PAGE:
And that’s what I do when I’m feeling nice. Otherwise, I make them make hamburger helper.

I see I get no help from the likes of you people.

However, I will press on in my search for delicious Filipino food.

Anyway, so last night I went all out American and had barbecued chicken, though it wasn’t grilled. I mourn, oh how I mourn, not owning a grill. Not that I know how to grill – mom wouldn’t let me near the thing as a child – but Josh does, and I could do the June Cleaver thing and hand him prepared meat while making the green bean salad. But we’ll get to that.

I par-boil ALL meat that is intended to be grilled. Even when it’s actually going to be grilled. This is usually where I get my stock from, actually – I’ll boil the chicken with carrots and onions and celery, and then I just yank the chicken to be barbecued and put on platter. Then you just stick that into plastic containers and into your freezer.

So you par-boil your chicken. I did a whole chicken (The housemate thought we were supposed to eat all of it. My heaven, it was five pounds!) so we’d have leftovers – and so I could get dark meat and Josh and housemate could get white meat. They are weird. I can’t fathom anyone who is willing to down 1000+ calorie meals actively wanting the dieter’s meat. But they do.

So I just cut the pieces up, boiled them all for about 15 minutes, or until the dark meat was done (it’ll take longer, so you might want to yank the already-dry, nasty bits early so they aren’t any more nasty than they have to be. Yes, I am horribly prejudiced with my food.) Then I slathered the monkey out of them with KC Masterpiece Hickory Brown Sugar. Your choice of BBQ here. Stick in broiler for 10 minutes, or until it smells delicious and is kind of crispy. Then turn over, repeat. Grill if you can.

However, the experiment! You know, the actual recipe. Hah.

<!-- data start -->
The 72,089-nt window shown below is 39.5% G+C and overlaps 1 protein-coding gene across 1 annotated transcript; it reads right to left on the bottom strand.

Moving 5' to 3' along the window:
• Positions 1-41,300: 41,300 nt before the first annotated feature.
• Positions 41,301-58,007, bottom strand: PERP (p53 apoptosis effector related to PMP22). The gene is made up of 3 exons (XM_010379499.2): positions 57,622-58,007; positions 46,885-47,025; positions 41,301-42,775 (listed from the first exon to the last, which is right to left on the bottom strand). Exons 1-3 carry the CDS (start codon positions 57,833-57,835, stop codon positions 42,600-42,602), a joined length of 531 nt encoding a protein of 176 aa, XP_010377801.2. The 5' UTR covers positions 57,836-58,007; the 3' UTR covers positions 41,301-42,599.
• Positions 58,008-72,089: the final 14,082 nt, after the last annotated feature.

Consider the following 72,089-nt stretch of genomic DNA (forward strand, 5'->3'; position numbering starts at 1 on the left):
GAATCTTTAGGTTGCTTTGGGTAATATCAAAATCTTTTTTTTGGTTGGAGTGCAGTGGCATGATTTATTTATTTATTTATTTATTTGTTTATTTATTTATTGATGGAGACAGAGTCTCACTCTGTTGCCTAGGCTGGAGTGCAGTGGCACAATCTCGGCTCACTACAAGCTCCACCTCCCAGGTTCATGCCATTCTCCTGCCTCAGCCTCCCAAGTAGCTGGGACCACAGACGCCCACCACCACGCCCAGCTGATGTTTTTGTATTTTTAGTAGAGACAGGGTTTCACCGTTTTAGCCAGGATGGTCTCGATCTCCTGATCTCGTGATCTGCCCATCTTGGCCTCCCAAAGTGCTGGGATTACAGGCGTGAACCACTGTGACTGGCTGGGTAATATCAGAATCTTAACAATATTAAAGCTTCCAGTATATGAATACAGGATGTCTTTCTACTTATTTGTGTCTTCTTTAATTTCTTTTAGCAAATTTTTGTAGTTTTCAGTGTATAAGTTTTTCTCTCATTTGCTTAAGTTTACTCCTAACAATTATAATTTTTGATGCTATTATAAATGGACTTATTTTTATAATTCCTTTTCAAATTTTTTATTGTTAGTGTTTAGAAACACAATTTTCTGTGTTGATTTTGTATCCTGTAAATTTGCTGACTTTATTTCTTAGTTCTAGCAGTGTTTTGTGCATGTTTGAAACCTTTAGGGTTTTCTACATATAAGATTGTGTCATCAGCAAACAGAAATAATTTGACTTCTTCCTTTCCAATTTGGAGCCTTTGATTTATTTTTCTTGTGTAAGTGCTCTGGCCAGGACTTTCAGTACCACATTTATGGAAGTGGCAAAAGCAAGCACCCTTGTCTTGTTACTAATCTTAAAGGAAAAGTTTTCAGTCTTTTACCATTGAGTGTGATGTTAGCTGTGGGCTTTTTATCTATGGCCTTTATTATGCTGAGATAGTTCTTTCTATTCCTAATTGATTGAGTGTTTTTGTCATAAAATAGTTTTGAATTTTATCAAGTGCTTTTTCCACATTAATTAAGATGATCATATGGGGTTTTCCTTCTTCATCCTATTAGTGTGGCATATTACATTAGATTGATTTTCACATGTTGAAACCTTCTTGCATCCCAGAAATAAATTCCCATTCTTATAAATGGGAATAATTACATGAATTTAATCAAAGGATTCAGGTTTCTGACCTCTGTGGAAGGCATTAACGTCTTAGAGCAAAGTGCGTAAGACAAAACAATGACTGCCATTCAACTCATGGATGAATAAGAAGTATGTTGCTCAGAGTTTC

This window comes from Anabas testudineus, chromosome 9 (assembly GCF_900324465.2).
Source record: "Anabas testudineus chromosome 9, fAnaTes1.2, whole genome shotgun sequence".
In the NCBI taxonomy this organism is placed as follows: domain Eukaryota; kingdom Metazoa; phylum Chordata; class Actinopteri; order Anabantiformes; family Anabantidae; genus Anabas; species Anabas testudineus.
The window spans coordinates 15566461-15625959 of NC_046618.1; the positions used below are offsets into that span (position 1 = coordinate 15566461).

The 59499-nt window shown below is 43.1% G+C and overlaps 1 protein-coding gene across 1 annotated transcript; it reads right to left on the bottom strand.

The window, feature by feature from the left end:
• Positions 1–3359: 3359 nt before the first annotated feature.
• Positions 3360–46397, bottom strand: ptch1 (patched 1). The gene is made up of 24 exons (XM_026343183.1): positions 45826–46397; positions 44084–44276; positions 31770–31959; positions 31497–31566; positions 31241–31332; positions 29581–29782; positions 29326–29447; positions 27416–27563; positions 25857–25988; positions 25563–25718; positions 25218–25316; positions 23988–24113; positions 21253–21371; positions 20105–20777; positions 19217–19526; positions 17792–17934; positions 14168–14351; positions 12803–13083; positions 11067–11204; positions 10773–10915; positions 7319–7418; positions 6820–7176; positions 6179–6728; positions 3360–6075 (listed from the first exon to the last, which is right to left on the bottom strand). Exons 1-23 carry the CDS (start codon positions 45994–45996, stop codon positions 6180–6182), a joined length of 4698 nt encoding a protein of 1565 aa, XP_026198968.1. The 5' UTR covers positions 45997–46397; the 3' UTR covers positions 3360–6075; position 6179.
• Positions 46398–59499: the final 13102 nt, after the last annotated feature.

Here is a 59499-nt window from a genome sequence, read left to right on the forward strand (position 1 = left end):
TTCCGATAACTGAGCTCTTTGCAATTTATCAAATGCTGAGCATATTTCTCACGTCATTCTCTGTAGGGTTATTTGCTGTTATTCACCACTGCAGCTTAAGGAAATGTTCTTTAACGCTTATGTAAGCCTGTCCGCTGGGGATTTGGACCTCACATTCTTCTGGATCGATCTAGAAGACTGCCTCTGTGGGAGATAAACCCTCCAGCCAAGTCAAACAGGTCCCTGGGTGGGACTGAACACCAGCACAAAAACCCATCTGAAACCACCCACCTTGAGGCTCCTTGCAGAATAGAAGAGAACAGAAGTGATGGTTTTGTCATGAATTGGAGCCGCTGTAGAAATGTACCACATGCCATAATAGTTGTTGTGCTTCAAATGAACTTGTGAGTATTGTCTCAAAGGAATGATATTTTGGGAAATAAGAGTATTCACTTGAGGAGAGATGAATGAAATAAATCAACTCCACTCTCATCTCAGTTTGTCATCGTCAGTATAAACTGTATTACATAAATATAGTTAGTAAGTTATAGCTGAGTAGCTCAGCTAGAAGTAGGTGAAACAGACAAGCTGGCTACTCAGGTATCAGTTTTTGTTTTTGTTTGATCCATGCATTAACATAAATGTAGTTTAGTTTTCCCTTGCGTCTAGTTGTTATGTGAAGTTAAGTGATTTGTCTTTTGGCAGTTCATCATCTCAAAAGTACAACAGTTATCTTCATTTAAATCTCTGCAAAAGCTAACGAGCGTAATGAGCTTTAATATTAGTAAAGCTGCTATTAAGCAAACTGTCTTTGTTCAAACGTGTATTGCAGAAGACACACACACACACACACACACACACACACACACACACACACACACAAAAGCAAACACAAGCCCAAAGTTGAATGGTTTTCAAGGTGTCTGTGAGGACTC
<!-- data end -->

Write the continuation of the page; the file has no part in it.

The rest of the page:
So I decided yesterday that I would acquire a new skill, the skill of homemade dressing. So I looked up a recipe. The recipe came out pretty poorly, so I won’t link to it. However, it wasn’t anything a bit of sugar and more vinegar couldn’t (mostly) fix.

In a blender, I stuck 4 tablespoons balsamic vinegar with a teaspoon full of minced garlic and a teaspoon full of Dijon mustard. Blend until nice and uniform. Then, if your blender has a small hole in the top like mine, take off whatever lid is covering that top, and while the blender is merrily whirring, pour in 3/4 cup olive oil.

Wow, it was thick. Like, ranch is thin like water, comparatively. Wow, it tasted absolutely nothing like Balsamic vinegar, and we really like balsamic vinegar, so this was a problem. I added 2 more tablespoons. And some sugar to cut the part where it tasted like white vinegar. All the nasty, none of the good. It was mostly saved – by no means was it the best vinaigrette ever, but it was edible and smelled pretty heavenly. It just had an aftertaste.

So I had previously blanched some green beans, which were sitting in a bowl in my freezer. I poured this onto them, and then added some goat cheese.

Okay, so the dressing was not intended for human consumption on salad. However, if you let it sit on green beans for an hour or two, the beans soak up the nasty part, and you’re left with something not bad. Before you go saying, Liz, you’re supposed to let it sit anyway! I did, I let some sit all by itself in the fridge, hoping that it’d be better overnight. Having just tried some, it’s not. The sink had a delicious vinaigrette breakfast. But the green beans are still pretty good!

However, having now done this once, I’m tremendously excited to try again. I know the theory behind dressing, and what proportions give me tar-muck thickness. Next time, Gadget. Next time, I’ll get you!

Sorry this took so long! I had to work and run some errands and everything took so much longer than I expected.

Saute 1 lb pork sausage with half an onion (or a whole small one) and a diced bell pepper (green and yellow are my favorites here, but Josh likes red). Once the pork sausage is done and the onions translucent, add 2 tablespoons flour and a can of tomato paste with 1 teaspoon (TEASPOON. This is one of the only times in my memory I have made that mistake. Oh, my sinuses hurt) chili flakes, and 1 teaspoon salt. Stir in a cup of shredded cheddar cheese and pour the whole mix into a cake pan (9×9) and then make up 2 boxes of Jiffy Corn Muffin Mix (yes. Do NOT make your own, unless you make a imitation Jiffy, complete with the sweet undertones.) Pour this over the top and bake in a 400 degree oven for half an hour.